Dynamic combinatorial chemistry at the phospholipid bilayer interface

Mansfeld, Friederike M., Au-Yeung, Ho Yu, Sanders, Jeremy K. M. and Otto, Sijbren (2010) Dynamic combinatorial chemistry at the phospholipid bilayer interface. Journal of Systems Chemistry, 1 12: 1-13. doi:10.1186/1759-2208-1-12

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Author Mansfeld, Friederike M.
Au-Yeung, Ho Yu
Sanders, Jeremy K. M.
Otto, Sijbren
Title Dynamic combinatorial chemistry at the phospholipid bilayer interface
Journal name Journal of Systems Chemistry   Check publisher's open access policy
ISSN 1759-2208
Publication date 2010-09-08
Sub-type Article (original research)
DOI 10.1186/1759-2208-1-12
Open Access Status DOI
Volume 1
Issue 12
Start page 1
End page 13
Total pages 13
Place of publication London, United Kingdom
Publisher BioMed Central
Language eng
Formatted abstract
Background: Molecular recognition at the environment provided by the phospholipid bilayer interface plays an important role in biology and is subject of intense investigation. Dynamic combinatorial chemistry is a powerful approach for exploring molecular recognition, but has thus far not been adapted for use in this special microenvironment.

Results:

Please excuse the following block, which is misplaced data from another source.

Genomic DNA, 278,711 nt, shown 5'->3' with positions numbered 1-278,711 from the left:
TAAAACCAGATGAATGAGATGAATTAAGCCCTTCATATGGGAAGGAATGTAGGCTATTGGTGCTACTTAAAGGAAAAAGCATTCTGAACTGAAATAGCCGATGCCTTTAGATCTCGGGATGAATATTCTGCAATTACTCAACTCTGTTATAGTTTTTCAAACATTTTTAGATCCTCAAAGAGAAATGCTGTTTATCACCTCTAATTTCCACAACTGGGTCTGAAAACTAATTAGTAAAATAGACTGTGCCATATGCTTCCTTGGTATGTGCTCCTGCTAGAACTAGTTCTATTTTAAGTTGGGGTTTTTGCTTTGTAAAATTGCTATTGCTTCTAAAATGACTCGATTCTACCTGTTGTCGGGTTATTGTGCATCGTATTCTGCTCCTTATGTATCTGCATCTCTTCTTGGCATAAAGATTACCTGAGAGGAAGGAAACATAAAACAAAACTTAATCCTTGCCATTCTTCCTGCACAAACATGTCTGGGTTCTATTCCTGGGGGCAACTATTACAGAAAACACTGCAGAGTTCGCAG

Thioester exchange was found to be a suitable reversible reaction to achieve rapid equilibration of dynamic combinatorial libraries at the egg phosphatidyl choline bilayer interface. Competing thioester hydrolysis can be minimised by judicial choice of the structure of the thioesters and the experimental conditions. Comparison of the library compositions in bulk solution with those in the presence of egg PC revealed that the latter show a bias towards the formation of library members rich in membrane-bound building blocks. This leads to a shift away from macrocyclic towards linear library members.

Conclusions:
The methodology to perform dynamic combinatorial chemistry at the phospholipid bilayer interface has been developed. The spatial confinement of building blocks to the membrane interface can shift the ringchain equilibrium in favour of chain-like compounds. These results imply that interfaces may be used as a platform to direct systems to the formation of (informational) polymers under conditions where small macrocycles would dominate in the absence of interfacial confinement.
Q-Index Code C1
Q-Index Status Provisional Code
Institutional Status Non-UQ

Document type: Journal Article
Sub-type: Article (original research)
Collection: School of Chemistry and Molecular Biosciences
 
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Created: Tue, 20 Sep 2011, 16:55:36 EST by Friederike Mansfeld on behalf of School of Chemistry & Molecular Biosciences